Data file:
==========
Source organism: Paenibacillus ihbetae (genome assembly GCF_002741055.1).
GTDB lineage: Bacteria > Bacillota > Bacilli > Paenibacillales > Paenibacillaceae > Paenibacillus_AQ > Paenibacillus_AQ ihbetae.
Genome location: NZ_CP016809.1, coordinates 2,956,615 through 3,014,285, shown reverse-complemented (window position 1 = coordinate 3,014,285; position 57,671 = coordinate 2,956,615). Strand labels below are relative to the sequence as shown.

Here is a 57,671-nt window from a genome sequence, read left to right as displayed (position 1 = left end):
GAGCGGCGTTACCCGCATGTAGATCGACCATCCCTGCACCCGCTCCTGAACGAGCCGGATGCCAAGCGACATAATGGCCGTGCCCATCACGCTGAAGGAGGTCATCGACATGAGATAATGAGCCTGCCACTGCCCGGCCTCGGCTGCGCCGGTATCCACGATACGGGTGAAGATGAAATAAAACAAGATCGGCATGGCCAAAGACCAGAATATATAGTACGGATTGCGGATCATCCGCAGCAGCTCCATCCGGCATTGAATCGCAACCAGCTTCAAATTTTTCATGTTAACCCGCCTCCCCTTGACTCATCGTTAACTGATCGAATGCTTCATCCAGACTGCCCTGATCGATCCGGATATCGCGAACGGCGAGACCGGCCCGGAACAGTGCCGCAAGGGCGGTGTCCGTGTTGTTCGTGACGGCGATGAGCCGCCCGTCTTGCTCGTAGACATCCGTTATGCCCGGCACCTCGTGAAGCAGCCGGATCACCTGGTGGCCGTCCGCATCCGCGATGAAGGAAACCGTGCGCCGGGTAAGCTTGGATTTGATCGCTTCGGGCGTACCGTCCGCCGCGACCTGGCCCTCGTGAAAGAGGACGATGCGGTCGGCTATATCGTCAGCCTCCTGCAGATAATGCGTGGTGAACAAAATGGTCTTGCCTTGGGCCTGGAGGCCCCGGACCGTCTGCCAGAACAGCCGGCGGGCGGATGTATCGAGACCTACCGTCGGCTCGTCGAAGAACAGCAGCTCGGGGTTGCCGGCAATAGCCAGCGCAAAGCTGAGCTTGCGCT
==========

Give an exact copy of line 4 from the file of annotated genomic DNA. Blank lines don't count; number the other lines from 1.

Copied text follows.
Here is a 57,671-nt window from a genome sequence, read left to right as displayed (position 1 = left end):